Springtime activities are in full swing, but at 15 degrees Fahrenheit this morning I felt bad for this lil’ sweetheart…but calves are tough! Born before dawn, she was cleaned up, standing on her wobbly legs, nursing and trying to jump and play at 7:45 am.
Last week I spent two days at Crowley ranch gathering and moving pairs. Fall is when most ranchers gather their pairs from summer pasture, sort the mamma cows from the calves then ship the calves to auction yards. Yes, the clouds were threatening rain, but we were lucky this time.
The cow boss usually runs three border collie cow dogs at a time. I can only handle my one! It was great fun and can’t wait to go back in the spring to help turn out the newborn pairs to summer pasture…and the cycle goes on and on…
Hmmmmm…taking cow portraits first thing in the morning…the girls thought I was nuts This is our pretty red replacement heifer. She was weaned a month ago, and we put her back into the herd with mother yesterday. All is good, they were happy to see each other, but that was it! Weaning was successful!
We really don’t have a name for her yet…but we refer to her as “Early Girl” because we thought she was a month early…our error in the calculation of her mother’s due date…or should I say an error in the cow-culation?
I helped the neighbors move some pairs out to summer grazing. We didn’t have far to travel, but it’s hard moving the small calves…they get easily confused and try to run back quite often. The more riders you have the better.
When we got back to the ranch, there was a cow trying to give birth, but was having complications. She was put into a chute so they could reach in to find out what the problem was…the calf had its head down to the right instead of up with the nose between the front legs. They had to get the head up into the correct position (which was not an easy task)…then with a gentle tug, the calf came out easily. Both mother and calf are doing fine.
After we branded Early Girl yesterday, we turned the two cows, the calf and one of the yearlings out on the hill (about 270 acres of grazing). Below is Early Girl this evening exploring her new surroundings along the top of the rim rock behind the horse barn…she’s enjoying the wide open spaces!
When we opened the gate for them to go up the hill yesterday, they took off like a shot with dust flying!!
Number Three is still locked up in the pasture at the cow barn with Tumbleweed for company…waiting for her big day…they weren’t very happy to see everyone else get to go up the hill. But, they’ll get over it 🙂
It was branding day at our place…just one calf. Kind of an odd photo…but I was kneeling on the calf’s neck while my husband was putting the brand on her.
We’re still waiting for Number Three to have her calf…she’s closer, but not quite there yet. BTW, the calf that we got and tried to graft onto our cow Annabelle didn’t work out…well, actually the calf was fine, it was Annabelle…after 15 days of struggling to get her to take the calf, she just wasn’t going to, so we gave it up. It just sucks when you loose a calf is all I can say.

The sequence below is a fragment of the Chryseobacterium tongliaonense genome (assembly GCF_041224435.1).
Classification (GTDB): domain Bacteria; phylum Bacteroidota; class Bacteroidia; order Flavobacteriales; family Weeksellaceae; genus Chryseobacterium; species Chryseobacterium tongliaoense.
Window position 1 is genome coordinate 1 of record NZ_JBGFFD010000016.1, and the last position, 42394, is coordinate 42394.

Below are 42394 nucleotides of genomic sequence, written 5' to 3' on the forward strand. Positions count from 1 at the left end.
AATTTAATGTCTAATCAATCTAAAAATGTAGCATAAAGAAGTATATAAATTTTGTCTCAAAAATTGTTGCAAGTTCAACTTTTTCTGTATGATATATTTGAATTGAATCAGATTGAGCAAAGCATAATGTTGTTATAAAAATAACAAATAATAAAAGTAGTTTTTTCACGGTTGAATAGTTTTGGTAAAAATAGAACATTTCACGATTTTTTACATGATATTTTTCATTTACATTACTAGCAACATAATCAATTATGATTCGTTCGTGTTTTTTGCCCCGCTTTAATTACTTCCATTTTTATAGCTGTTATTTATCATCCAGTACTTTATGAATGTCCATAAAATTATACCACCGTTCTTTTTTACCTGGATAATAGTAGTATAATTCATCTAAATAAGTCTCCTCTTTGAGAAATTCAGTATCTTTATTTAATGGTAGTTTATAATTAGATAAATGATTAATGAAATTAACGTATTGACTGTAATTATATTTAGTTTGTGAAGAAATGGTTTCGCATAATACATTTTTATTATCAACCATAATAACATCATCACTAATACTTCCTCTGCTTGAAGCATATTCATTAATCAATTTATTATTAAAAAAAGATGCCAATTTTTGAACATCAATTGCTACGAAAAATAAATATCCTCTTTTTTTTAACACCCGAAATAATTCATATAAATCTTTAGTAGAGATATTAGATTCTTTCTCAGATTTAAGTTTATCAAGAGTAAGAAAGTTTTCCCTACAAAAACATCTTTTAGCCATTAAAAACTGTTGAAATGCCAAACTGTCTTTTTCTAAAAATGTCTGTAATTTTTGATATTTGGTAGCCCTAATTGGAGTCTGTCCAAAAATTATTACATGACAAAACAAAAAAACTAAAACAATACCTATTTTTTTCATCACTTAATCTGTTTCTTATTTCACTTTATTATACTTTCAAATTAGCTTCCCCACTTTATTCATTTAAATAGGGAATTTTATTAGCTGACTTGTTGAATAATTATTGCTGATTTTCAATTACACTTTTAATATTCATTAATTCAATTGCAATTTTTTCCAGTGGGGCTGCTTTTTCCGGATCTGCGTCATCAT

Saturday was the first of the High Desert Cutters’ summer show series. We spent the day at Roaring Springs Ranch south of Frenchglen. The club is a very low key group that enjoys getting together to work their horses…training them to be cutting horses.
Or in my case, I’m not training Colt to be a cutting horse, but a reined cow horse. I use the event as practice for my herd work in the reined cow horse competitions.
Either way, it’s a great way to get out with your horse and see how it stacks up to the others in the class! We have awesome awards at the end of the season too. It’s a lot of fun.
The day could have been a bit nicer…it looks great since the sun is shining, but the wind was blowing up to 40 mph gusts and the blowing sand was terrible. At the end of the day, we were all dirt and grit with faces that felt like they had been sandblasted!
Are we complaining? Na…we’ll go out there and do it all over again!
Still photos are so deceiving…the wind was gusting up to 30 mph as we did our best to rope calves for branding. My husband and I are still at the rookie stage with our roping and had a very difficult time getting our ropes to catch anything. Thank goodness the “good ropers” were there to get the job done!
This was the last catch of the day. The buckaroo on the far side is holding the calf at the branding fire while the other is most likely talking “cows and roping.”
It was still a good day; the food was great, the beer cold and hanging with friends is always a bonus.